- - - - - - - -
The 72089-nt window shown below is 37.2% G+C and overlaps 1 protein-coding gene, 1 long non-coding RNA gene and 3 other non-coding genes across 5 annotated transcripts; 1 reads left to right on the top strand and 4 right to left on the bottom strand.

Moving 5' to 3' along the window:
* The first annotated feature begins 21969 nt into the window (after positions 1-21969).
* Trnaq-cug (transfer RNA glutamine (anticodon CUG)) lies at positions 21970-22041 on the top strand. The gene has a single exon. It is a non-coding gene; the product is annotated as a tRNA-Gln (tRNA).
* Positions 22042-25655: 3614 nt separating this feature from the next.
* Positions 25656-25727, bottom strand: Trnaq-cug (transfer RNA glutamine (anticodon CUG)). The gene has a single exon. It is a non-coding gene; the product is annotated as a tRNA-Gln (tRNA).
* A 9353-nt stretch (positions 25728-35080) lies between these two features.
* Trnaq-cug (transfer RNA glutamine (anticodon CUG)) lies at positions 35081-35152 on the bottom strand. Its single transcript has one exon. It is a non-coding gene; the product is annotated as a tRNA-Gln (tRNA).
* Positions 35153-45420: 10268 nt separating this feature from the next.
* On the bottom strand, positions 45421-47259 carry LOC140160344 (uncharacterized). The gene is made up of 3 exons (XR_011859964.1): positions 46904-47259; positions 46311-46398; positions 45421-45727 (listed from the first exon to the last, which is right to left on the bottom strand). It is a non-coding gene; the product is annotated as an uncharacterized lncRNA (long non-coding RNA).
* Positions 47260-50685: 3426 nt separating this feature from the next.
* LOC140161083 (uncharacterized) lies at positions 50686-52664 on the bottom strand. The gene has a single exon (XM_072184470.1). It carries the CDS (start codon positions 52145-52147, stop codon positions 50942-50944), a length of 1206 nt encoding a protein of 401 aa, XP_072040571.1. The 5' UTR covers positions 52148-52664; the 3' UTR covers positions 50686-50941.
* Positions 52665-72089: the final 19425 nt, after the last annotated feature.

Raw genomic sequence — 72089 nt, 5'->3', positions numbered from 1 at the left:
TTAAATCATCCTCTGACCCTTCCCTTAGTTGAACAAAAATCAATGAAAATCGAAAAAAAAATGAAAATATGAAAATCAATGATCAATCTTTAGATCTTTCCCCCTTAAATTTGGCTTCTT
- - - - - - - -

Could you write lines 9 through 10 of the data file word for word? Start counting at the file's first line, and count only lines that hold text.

* Positions 35153-45420: 10268 nt separating this feature from the next.
* On the bottom strand, positions 45421-47259 carry LOC140160344 (uncharacterized). The gene is made up of 3 exons (XR_011859964.1): positions 46904-47259; positions 46311-46398; positions 45421-45727 (listed from the first exon to the last, which is right to left on the bottom strand). It is a non-coding gene; the product is annotated as an uncharacterized lncRNA (long non-coding RNA).